The last few years have seen a number of start-ups lending money based on factors other than credit scores. Here are a few highlighted in a recent Economist article:
- Karrot: “Karrot worries less about borrowers’ credit history—the conventional approach—than about their cash flow. Customers must allow Karrot to monitor their current accounts and other financial data, such as credit-card bills. A big decline in income prompts an inquiry about an extended payment plan (to pre-empt a default); an increase prompts an offer of more credit. The initial evaluation takes only four minutes. Growth has been impressive: Karrot expects to lend $1 billion this year. Its default rate is 5%.”
- Upstart: “Upstart, based in Palo Alto, is another firm learning to look beyond the credit record, in this case to borrowers’ educational history—an indicator of future earnings and thus the capacity to repay debt.’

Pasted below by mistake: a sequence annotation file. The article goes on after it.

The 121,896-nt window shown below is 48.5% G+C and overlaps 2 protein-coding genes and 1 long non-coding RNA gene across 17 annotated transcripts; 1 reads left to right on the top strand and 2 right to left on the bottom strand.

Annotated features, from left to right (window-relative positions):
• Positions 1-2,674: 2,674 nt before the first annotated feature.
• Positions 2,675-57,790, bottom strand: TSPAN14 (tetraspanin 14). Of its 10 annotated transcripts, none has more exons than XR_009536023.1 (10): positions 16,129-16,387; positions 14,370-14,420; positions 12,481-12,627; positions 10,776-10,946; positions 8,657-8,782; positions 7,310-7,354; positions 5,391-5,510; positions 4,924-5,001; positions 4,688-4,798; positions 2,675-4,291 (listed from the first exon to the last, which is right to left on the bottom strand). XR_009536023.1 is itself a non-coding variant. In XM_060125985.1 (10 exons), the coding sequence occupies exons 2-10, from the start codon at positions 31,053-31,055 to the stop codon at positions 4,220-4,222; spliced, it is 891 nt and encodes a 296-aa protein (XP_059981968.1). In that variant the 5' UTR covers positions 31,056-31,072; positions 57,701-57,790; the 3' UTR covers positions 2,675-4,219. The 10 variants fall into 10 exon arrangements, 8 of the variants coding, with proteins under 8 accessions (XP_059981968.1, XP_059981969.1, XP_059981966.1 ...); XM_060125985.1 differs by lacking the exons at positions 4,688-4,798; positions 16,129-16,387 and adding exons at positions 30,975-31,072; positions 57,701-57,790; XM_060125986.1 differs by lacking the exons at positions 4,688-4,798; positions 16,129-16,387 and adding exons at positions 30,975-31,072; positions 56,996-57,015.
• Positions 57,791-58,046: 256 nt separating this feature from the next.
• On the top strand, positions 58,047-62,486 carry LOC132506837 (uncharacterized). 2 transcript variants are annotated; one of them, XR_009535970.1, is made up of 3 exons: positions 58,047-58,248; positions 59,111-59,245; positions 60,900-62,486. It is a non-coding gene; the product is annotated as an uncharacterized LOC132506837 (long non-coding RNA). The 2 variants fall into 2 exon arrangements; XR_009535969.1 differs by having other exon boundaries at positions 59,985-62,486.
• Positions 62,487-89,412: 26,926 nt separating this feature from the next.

- Vouch: “Among the most novel experiments is Vouch, based in San Francisco, which began providing small amounts of credit to people with poor credit scores last October. Its first customer was a medical student who received $5,000. To diminish the risk of default, borrowers must get several friends or family members to guarantee a small part of the loan. Vouch determines the amount customers can borrow based on its assessment of their ability to pay. But the interest rate hinges on the amount pledged by supporters.”
Of course, one doesn’t really know how good their loan underwriting is, until a recession comes along…I recall a student lender a few years back that touted their “proprietary model” that enabled them to make loans to 18 year old students (without cosigners). Well, the downturn hit and their model blew up (as did the company)!
Ask your students: If your students had to invest in one of these companies what would they choose and why?